Social media offers health care organisations and practitioners many benefits. In this section we’ll look at a few of the great opportunities made available through social media.

1. Share updates

Other forms of sharing information that can be useful through social media include:

2. Communicating during a crisis
Sharing news regarding outbreaks or health hazards is an effective way for larger healthcare organisations to provide accurate and timely information to the public.

A great example of social media usage by the CDC was during the Zika crisis of 2016. One of the main issues with Zika was that although it is not a new virus, not many health providers were familiar with it and hence the public were left in the dark.

Figure 2: Members of the public and healthcare providers alike use social media to both retrieve and share information. [2]

The CDC designed and successfully implemented a social media plan for Zika which achieved the following:

Overall this campaign was hugely successful and improved the health outcomes of many. This was an outstanding example of how social media is effective at sharing information and can be used by health organisations. [3]

3. Professional Networking
Social media can be an excellent tool to network with other like-minded clinicians. If you see a conversation online, you have the ability to join in and contribute.

Pitfalls

The social aspect of social media means that any messages shared can be widely distributed, for better or worse. Social media could result in the greatest praise or by far be the worst public humiliation you could experience. There are people who have had their whole life or career ruined by social media.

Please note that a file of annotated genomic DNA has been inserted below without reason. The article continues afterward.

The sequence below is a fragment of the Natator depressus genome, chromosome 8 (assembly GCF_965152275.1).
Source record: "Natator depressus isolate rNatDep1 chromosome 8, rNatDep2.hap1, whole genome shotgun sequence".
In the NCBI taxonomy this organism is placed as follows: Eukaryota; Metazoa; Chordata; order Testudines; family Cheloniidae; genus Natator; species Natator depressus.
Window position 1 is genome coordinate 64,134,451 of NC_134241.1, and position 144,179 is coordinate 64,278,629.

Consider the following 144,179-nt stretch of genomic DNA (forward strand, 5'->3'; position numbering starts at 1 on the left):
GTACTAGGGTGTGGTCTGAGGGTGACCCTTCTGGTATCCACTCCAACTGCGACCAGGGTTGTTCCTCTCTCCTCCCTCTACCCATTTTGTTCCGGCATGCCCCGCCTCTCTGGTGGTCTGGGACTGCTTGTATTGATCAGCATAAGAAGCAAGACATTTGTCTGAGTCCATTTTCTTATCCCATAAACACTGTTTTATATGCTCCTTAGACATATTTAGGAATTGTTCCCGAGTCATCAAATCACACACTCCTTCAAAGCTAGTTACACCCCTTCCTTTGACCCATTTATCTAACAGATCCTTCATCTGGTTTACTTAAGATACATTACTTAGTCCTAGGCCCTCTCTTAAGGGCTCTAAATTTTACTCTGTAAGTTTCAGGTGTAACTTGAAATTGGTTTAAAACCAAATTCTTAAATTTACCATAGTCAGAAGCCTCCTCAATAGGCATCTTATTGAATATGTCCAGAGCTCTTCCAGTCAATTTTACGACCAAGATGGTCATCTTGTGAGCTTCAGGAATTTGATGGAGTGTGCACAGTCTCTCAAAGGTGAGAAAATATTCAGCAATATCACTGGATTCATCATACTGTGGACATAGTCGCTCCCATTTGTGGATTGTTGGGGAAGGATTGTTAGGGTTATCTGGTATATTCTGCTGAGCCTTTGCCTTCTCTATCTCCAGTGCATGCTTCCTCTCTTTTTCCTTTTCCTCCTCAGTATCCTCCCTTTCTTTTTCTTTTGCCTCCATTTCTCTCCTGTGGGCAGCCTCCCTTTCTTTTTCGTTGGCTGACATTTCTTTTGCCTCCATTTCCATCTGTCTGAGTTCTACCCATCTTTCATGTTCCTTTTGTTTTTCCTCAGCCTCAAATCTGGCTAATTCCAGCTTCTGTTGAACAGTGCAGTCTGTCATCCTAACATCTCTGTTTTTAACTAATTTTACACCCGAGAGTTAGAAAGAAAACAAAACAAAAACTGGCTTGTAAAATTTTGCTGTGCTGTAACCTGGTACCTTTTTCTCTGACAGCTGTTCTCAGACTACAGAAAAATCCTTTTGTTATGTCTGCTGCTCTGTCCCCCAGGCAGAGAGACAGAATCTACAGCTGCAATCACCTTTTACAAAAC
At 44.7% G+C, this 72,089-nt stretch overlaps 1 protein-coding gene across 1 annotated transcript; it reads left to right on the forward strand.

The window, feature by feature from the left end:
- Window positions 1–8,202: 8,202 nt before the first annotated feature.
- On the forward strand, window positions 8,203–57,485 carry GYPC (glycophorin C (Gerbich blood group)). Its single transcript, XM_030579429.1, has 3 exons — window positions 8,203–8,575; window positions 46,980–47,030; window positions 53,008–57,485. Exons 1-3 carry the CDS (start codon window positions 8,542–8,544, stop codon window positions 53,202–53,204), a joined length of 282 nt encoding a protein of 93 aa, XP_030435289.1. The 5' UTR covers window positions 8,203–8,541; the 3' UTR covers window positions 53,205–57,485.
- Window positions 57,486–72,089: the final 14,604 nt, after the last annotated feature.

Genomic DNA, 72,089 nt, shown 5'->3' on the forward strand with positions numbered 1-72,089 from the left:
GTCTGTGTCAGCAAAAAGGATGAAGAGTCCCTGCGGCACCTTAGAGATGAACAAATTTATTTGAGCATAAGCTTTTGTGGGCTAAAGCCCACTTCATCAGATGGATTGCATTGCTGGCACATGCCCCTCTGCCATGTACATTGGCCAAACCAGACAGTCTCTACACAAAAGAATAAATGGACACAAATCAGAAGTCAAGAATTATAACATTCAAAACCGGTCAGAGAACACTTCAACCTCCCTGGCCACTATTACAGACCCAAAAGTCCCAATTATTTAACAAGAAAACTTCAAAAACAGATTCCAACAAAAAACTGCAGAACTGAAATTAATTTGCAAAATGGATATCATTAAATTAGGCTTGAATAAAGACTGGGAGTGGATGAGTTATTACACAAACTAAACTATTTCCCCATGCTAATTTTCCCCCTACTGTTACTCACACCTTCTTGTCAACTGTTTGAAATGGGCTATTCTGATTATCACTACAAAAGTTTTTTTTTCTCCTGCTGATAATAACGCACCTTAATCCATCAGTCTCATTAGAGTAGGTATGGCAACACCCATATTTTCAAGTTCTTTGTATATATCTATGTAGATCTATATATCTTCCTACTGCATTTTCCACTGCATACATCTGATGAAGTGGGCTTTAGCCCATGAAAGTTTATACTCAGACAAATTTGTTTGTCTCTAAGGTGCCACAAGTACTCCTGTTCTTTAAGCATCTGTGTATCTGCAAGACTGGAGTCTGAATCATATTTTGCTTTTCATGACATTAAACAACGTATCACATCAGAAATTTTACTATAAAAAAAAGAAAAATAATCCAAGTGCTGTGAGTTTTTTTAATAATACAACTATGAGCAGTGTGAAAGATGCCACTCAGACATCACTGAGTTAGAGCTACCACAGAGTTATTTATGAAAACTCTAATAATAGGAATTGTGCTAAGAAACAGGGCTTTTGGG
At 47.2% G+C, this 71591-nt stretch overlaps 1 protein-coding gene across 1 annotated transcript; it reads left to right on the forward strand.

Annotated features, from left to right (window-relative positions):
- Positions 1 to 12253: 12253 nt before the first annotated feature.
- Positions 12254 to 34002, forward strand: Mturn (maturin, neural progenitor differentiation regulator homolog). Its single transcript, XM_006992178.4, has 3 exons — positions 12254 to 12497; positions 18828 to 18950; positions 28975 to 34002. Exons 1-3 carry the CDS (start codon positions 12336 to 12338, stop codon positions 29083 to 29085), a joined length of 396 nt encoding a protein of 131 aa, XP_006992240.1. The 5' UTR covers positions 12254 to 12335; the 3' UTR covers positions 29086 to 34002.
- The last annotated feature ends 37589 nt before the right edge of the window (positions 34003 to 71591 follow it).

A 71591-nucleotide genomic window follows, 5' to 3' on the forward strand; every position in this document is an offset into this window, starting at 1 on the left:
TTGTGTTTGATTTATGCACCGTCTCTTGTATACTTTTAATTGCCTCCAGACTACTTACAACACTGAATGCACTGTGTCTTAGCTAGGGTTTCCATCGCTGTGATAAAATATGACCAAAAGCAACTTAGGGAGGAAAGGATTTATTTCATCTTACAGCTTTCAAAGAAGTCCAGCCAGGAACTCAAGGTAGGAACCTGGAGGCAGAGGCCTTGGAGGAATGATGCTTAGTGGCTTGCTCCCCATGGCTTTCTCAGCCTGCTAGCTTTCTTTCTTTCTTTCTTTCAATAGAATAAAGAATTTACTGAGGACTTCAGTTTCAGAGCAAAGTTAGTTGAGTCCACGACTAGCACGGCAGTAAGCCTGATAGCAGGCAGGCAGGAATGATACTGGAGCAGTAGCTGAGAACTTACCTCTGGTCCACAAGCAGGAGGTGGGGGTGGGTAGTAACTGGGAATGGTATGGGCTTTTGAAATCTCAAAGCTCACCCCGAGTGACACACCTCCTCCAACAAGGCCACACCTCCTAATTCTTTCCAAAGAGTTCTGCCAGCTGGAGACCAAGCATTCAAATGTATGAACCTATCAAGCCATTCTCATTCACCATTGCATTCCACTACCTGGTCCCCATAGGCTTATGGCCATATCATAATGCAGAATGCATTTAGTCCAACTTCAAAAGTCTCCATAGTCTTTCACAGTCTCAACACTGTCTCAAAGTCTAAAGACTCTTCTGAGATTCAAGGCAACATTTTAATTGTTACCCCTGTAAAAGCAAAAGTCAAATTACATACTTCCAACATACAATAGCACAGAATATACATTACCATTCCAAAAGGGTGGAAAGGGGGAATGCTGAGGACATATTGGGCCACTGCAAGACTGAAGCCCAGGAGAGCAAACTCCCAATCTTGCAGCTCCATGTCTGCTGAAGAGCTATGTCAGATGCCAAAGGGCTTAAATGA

At this point of the article I invite you to investigate your local social media regulations for professional and legal ­reasons. It is outside the scope of this article to cover best practice guidelines for all scenarios. If no regulation code exists for your profession or for a certain topic please use caution and common sense. Many of the guidelines reflect basic courtesy and respect.
Another consideration is the quality of the information that you share. Be sure to share the content of high quality journals. Many high quality journals have a high impact factor. Be careful sharing papers from journals that do not have an impact factor or a rigorous peer reviewed editorial process. Before you share a post online, don’t think twice, but thrice.

Note: Care with confidential information

Table 1: Concepts for safe participation in social media. [4]


As discussed above, the protection of confidential information is a responsibility given to health professionals and that duty extends to social media. Many are aware of this fact and may declassify personal details to share information online however one must be careful of breaches.
In 2011, a Rhode Island physician was fired for posting patient data to her personal Facebook profile. The actual ­patient’s name was not mentioned however the information posted provided enough detail for others to guess who the patient was. [5] Always err on the side of caution.
Devastating breaches of confidential information into the public may include your own! I would highly recommend amplifying your privacy settings for your personal accounts. It is advisable to have multiple layers of privacy and group contacts ranging from long term friends, to acquaintances and people whom you’re friends with so as not to offend them. Rants or personal comments on your private accounts or in the most private of online forums or groups can and sometimes will be used against you.

Top tips for effective and efficient social media usage engagement

Getting started

Don’t forget the SOCIAL in social media

Figure 3: Twitter is a useful social media platform which health professionals can use to share information, provide conference updates and chat to name a few features.

Take advantage of Twitter Chats and online public forums

Hashtag Tips